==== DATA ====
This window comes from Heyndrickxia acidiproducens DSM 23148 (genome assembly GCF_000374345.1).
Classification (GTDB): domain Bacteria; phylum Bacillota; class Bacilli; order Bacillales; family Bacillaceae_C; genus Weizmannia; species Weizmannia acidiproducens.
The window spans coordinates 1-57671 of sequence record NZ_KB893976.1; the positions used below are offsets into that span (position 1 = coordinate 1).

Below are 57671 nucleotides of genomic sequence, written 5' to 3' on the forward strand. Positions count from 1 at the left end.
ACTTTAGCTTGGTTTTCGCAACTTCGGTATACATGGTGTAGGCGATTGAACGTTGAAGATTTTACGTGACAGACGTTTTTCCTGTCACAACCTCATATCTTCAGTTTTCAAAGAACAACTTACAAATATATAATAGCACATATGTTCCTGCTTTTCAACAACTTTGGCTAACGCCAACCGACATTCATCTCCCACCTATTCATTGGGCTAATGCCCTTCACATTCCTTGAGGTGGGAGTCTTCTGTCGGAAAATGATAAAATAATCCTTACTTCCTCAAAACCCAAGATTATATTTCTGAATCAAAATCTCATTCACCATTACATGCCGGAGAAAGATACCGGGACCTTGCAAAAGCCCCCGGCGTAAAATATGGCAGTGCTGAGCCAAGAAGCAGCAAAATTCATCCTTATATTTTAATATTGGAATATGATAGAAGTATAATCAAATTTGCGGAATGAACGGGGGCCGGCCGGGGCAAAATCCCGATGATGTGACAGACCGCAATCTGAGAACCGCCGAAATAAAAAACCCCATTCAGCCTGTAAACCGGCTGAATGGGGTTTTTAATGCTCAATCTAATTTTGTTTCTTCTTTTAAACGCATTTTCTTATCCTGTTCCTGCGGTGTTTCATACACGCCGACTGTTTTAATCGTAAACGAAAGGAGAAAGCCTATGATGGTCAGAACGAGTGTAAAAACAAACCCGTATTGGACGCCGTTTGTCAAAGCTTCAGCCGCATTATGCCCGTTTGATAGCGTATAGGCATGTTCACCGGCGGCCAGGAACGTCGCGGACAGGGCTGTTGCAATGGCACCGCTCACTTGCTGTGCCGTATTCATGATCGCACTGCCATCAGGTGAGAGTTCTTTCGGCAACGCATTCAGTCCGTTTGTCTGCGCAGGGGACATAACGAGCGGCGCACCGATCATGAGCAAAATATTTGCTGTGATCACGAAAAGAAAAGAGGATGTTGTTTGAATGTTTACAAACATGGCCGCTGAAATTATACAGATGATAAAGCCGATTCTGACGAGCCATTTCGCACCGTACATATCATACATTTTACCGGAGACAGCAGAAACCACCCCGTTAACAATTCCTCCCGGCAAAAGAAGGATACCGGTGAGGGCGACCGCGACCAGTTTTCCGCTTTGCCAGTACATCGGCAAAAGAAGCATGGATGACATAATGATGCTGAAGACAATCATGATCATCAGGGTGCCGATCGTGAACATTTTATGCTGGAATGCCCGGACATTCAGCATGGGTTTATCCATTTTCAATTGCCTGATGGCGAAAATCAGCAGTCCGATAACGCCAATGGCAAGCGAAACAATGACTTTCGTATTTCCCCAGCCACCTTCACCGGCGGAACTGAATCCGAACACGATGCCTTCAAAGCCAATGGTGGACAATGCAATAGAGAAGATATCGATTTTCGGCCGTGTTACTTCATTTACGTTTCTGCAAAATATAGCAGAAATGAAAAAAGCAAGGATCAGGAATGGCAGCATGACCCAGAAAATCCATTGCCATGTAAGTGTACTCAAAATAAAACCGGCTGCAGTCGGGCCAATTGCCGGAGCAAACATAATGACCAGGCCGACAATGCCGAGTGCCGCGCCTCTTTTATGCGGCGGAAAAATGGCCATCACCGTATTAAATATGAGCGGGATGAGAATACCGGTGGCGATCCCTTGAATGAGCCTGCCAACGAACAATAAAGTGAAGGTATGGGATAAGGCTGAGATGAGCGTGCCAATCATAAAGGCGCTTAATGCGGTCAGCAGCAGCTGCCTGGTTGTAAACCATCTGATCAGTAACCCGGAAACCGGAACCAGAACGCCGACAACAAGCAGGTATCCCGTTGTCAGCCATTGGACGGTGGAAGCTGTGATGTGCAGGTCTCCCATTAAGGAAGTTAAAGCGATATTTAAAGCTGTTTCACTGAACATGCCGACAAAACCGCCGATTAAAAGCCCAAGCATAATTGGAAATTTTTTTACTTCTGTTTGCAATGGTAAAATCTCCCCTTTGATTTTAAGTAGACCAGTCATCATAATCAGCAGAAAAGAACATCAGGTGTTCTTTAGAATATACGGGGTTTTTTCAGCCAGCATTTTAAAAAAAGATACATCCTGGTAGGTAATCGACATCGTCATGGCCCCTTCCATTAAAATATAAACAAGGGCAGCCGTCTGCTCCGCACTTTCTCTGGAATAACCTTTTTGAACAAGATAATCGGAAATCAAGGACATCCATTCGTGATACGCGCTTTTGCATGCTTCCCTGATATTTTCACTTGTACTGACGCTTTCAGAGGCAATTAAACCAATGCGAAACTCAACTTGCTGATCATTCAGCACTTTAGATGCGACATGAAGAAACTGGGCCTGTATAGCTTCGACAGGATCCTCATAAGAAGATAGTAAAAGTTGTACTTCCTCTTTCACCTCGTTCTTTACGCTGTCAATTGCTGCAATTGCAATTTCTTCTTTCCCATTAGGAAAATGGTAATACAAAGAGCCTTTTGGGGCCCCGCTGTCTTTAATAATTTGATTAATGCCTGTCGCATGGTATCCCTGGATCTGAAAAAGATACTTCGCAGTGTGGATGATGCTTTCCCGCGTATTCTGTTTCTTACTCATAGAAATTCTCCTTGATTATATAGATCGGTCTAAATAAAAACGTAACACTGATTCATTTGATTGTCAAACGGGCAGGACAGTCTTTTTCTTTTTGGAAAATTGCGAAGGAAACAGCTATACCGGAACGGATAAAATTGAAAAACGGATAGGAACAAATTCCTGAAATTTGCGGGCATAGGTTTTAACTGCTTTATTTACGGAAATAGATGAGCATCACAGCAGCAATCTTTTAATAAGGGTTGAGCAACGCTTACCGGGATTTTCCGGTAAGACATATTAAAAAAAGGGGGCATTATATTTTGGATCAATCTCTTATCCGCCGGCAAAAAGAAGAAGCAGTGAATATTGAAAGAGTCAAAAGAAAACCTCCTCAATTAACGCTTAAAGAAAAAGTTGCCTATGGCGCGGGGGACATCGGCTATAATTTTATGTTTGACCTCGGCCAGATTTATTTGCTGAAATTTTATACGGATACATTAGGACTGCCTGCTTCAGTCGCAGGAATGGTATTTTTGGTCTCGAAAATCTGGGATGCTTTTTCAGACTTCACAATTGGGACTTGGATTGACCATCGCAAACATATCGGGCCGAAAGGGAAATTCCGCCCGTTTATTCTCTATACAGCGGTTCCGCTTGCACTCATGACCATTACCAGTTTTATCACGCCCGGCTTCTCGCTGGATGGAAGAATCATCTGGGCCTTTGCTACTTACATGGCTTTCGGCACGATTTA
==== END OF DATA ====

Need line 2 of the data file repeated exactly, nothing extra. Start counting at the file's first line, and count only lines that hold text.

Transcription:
Classification (GTDB): domain Bacteria; phylum Bacillota; class Bacilli; order Bacillales; family Bacillaceae_C; genus Weizmannia; species Weizmannia acidiproducens.